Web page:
Tuesday, February 5, 2013

Immolation - Close to a World Below (2000)

For my money, this is the last "essential" Immolation album. Sure, I thought that 'Majesty and Decay' was a great comeback after the relatively dull duo of 'Harnessing Ruin' and 'Shadows in the Light', but as far as the band's initial winning streak in concerned, 'Close to a World Below' is pretty much where the band made their final stand before succumbing to that great worm known as mediocrity.

While I agree that Bob Vigna deserves all the praise he receives I also think that it's a bit tragic that not much is said of former guitarist Tom Wilkinson's many contributions to the band's sound up until this point (as CTAWB would be his final album with the band). It's as if he's been forgotten since his departure so long ago. Too bad, as the difference between the last four albums and the first four is pretty obvious. From 'Dawn...' up until 'Close...' the band's compositions were loaded to the brim with bizarre eccentricities and an unmistakable "evilness" that was seemingly inherent to the band's sound, whether they could help it or not. Since Wilkinson's departure the band had lost much of the weirdness that made listening to Immolation such a unique experience to begin with.

CTAWB is a veritable smorgasbord of odd timing, eerie string bends and harmonics derived from the swamps of some misbegotten netherworld.  There is never a dull moment on this record and the band even goes so far as to incorporate a few more elements into their style previously unheard.

It's clearly evident that drummer Alex Hernandez was coming into his own this time around. That's not to say that he sounded out of place on the band's previous longplayer, 'Failures for Gods', but this time around you can hear a bit of the technique that he had employed during his time with Fallen Christ. Up until that point, CTAWB was the fastest Immolation album as the band were finally allowing full on blast beats to be added to the mix.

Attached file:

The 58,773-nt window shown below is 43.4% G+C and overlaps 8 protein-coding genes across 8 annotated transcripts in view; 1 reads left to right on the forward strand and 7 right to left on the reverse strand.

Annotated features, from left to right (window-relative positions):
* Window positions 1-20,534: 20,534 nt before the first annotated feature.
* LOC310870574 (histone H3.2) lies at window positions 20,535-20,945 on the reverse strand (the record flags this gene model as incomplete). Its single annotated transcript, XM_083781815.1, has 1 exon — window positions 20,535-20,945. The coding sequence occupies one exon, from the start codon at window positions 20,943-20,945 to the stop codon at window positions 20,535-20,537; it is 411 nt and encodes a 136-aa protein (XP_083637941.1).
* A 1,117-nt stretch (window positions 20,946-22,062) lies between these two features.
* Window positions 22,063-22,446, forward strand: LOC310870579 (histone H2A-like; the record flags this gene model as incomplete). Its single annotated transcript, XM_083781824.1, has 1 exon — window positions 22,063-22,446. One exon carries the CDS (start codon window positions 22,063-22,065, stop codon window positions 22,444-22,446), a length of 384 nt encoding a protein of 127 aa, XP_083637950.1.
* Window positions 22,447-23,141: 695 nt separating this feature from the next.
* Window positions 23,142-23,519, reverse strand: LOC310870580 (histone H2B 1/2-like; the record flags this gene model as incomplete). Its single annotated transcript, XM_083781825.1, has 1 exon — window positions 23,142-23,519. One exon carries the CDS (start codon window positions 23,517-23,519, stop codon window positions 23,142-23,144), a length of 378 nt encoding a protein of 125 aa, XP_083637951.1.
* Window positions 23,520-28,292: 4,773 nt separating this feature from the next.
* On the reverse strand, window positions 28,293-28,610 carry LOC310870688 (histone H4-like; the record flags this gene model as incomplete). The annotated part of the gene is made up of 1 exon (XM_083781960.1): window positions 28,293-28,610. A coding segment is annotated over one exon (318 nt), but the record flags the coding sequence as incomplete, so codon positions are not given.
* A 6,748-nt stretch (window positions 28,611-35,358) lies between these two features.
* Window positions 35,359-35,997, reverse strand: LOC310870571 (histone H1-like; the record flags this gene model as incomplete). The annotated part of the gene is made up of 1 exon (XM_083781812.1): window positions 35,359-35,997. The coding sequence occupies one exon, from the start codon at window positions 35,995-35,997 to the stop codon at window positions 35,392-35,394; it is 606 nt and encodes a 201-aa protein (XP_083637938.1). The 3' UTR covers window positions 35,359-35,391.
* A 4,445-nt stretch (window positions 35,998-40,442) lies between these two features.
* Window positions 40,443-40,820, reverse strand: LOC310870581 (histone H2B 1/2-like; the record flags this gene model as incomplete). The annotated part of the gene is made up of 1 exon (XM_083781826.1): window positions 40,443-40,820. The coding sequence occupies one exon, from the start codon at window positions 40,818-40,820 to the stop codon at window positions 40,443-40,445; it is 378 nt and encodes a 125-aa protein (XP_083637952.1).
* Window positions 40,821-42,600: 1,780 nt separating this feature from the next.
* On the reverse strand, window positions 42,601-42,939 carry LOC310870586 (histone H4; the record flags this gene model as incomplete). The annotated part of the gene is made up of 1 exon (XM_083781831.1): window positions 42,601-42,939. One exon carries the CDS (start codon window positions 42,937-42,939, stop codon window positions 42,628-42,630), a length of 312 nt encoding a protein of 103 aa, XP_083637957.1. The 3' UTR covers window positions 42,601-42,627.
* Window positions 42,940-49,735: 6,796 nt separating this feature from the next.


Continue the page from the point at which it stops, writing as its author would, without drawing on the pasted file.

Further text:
It's almost as if the album cover was an indication that the band's collective brilliance was at an end and there was nowhere else to go after this. The demons had won. Christ was burning in Hell and the band had served its ultimate purpose. Sure, they haven't committed any sort of musically treasonous act such as Morbid Angel nor did they jump on the black metal bandwagon as a countless sum of their generational peers had done in the years prior to this albums release, but as evidenced with Deicide and the lot of their output post-Legion, Immolation had simply run out of gas and ideas and it would take a few albums for them to realize that. Despite the fact that 'Majesty and decay' is a pretty damn good album, I do not feel that it's quite on the same level as CTAWB or the trio of albums before it, though it's certainly a level or two beyond the dull mediocrity of 'Harnessing...' and 'Shadows...'. Whether or not Immolation returns to the bizarre nethervoid that spawned their first four albums remains to be seen.

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